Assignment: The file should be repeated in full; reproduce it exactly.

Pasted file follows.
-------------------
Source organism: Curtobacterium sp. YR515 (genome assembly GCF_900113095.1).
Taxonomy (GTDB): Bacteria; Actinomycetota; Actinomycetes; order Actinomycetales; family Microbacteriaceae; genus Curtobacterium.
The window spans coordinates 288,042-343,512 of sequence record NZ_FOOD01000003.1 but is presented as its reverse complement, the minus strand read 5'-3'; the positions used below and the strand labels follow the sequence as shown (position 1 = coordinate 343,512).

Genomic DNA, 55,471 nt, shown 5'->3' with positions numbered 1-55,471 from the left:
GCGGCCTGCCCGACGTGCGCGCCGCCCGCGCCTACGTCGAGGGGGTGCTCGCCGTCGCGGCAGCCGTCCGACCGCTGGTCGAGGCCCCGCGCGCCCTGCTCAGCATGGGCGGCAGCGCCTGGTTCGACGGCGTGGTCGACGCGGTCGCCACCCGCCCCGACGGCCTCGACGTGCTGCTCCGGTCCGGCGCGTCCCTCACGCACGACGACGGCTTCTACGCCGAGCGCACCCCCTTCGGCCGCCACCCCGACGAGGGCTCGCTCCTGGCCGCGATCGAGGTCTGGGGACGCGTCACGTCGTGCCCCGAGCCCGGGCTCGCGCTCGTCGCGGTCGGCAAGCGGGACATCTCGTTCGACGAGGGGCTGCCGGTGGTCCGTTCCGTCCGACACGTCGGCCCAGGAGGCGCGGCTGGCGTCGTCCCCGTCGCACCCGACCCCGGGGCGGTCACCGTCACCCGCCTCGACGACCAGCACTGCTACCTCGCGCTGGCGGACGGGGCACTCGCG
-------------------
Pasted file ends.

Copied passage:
Source organism: Curtobacterium sp. YR515 (genome assembly GCF_900113095.1).
Taxonomy (GTDB): Bacteria; Actinomycetota; Actinomycetes; order Actinomycetales; family Microbacteriaceae; genus Curtobacterium.
The window spans coordinates 288,042-343,512 of sequence record NZ_FOOD01000003.1 but is presented as its reverse complement, the minus strand read 5'-3'; the positions used below and the strand labels follow the sequence as shown (position 1 = coordinate 343,512).

Genomic DNA, 55,471 nt, shown 5'->3' with positions numbered 1-55,471 from the left:
GCGGCCTGCCCGACGTGCGCGCCGCCCGCGCCTACGTCGAGGGGGTGCTCGCCGTCGCGGCAGCCGTCCGACCGCTGGTCGAGGCCCCGCGCGCCCTGCTCAGCATGGGCGGCAGCGCCTGGTTCGACGGCGTGGTCGACGCGGTCGCCACCCGCCCCGACGGCCTCGACGTGCTGCTCCGGTCCGGCGCGTCCCTCACGCACGACGACGGCTTCTACGCCGAGCGCACCCCCTTCGGCCGCCACCCCGACGAGGGCTCGCTCCTGGCCGCGATCGAGGTCTGGGGACGCGTCACGTCGTGCCCCGAGCCCGGGCTCGCGCTCGTCGCGGTCGGCAAGCGGGACATCTCGTTCGACGAGGGGCTGCCGGTGGTCCGTTCCGTCCGACACGTCGGCCCAGGAGGCGCGGCTGGCGTCGTCCCCGTCGCACCCGACCCCGGGGCGGTCACCGTCACCCGCCTCGACGACCAGCACTGCTACCTCGCGCTGGCGGACGGGGCACTCGCG